Students have access to more information than ever before. When thinking about how I accessed information in my elementary and secondary days, I am reminded of the beautiful white, leather bound with gold tree Book of Knowledge encyclopedias I had on a shelf in my living room. I couldn’t contain my excitement when the new Annual came to our house every year to update and correct their pages (Yes… I really was and still am that person!). Every time I had a research assignment I’d look forward to cracking open their covers to find the information for my project, always trying to use as many volumes as possible. Never once did I feel like I was cheating as I soaked in their information. I was a researcher, inquirer, who was developing and answering questions; I was most definitely not a cheater.
How do we stop students from cheating by looking up the answers?
So why is it when I am working with students and asking them to take their personal device out to answer a question I’m asking (whether that be a laptop, tablet, or any other piece of technology) do they sometimes immediately look at me with fear and say “I can’t, that’s cheating!”. This question about “what is cheating” has also come up during the Chromebook roll out. One of the biggest areas of concern for teachers has been “How do we stop students from cheating by looking up the answers?”. This in itself brings about many areas for discussion that do need to be addressed as we move forward in our practice and as we leverage technology in our classroom. We as teachers want our students to have access to information and learn the curriculum, but what happens when they have all of the content at their finger tips? What does that mean for our lessons when what we deliver is available through a 2 minute Google search? Are we slowly being replaced by the technology? Where do we fit now? How do we give a test when students can just search the internet for the answer?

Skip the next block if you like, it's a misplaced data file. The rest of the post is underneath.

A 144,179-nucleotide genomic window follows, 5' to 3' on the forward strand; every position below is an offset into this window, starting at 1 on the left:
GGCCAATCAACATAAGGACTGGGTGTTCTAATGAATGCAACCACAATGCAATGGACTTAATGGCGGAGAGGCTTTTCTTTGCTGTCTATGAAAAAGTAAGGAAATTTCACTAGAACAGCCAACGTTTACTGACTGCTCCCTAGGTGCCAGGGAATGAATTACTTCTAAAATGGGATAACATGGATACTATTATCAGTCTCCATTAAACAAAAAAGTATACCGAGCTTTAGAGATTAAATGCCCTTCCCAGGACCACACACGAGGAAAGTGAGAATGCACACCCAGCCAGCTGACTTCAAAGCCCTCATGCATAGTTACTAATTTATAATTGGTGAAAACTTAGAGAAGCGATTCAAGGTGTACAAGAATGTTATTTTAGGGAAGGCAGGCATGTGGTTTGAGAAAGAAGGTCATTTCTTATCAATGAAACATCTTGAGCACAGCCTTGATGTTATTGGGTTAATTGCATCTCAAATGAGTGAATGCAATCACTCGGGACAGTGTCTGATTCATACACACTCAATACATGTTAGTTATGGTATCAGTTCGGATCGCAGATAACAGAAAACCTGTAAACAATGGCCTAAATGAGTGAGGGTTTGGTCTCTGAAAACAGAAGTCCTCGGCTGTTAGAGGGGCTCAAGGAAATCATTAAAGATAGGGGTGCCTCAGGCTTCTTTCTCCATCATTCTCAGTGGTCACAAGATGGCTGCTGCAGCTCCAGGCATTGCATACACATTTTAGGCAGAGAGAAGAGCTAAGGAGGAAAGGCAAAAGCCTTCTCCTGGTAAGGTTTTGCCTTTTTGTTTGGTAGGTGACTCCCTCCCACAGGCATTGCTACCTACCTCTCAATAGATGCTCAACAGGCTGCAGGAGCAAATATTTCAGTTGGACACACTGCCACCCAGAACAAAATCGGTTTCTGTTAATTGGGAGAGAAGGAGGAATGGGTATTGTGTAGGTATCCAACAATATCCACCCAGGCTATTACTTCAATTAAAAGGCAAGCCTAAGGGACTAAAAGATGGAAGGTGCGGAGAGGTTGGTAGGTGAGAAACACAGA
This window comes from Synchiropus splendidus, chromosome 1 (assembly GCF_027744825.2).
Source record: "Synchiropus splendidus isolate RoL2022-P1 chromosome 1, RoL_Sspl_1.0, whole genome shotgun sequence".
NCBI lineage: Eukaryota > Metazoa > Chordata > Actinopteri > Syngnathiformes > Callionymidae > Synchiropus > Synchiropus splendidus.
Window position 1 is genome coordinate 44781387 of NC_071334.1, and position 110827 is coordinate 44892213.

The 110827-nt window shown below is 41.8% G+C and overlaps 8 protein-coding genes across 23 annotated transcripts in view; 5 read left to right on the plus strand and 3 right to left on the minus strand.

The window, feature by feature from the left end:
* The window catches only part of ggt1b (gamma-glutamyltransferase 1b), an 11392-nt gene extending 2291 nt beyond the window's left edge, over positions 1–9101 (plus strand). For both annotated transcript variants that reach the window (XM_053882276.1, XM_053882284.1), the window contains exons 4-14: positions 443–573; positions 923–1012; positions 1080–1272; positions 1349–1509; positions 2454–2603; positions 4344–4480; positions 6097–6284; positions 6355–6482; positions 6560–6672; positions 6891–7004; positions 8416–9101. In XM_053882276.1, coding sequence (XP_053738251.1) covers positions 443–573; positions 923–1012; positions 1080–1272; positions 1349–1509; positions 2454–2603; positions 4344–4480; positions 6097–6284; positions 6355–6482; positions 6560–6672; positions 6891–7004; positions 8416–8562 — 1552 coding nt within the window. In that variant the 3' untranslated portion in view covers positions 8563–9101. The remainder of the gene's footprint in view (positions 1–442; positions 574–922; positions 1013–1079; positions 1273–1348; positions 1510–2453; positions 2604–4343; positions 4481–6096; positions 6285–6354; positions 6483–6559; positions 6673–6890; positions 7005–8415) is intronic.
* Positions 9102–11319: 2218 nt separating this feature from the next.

Everyone is absolutely right – STUDENTS NOW HAVE THE CONTENT! They have ALL the information. There is no denying it, no sugar coating it, no way of trying to give a runaround answer. This truth has been there for a long time and it is a reality that has been breaking through to become a bigger part of their learning for some time now. Many of our students walk around with miniature computers in their pockets, and for many, they have their own laptops and tablets. This phenomenon of students being the collectors of information and not the receivers of information is not new. It was just one that we felt we had a lot more control over when we had domain over the when and the where of information access. If we weren’t comfortable with technology we just asked them to keep them in their lockers or their backpacks. Now, with so many devices being rolled out, students have not just more control over the when and the where, but the ability to advocate for their need to use these devices. Let us just let that sink in for a moment – students now have ALL the content and are advocating for its use.
We need to rethink what we are asking our students to do.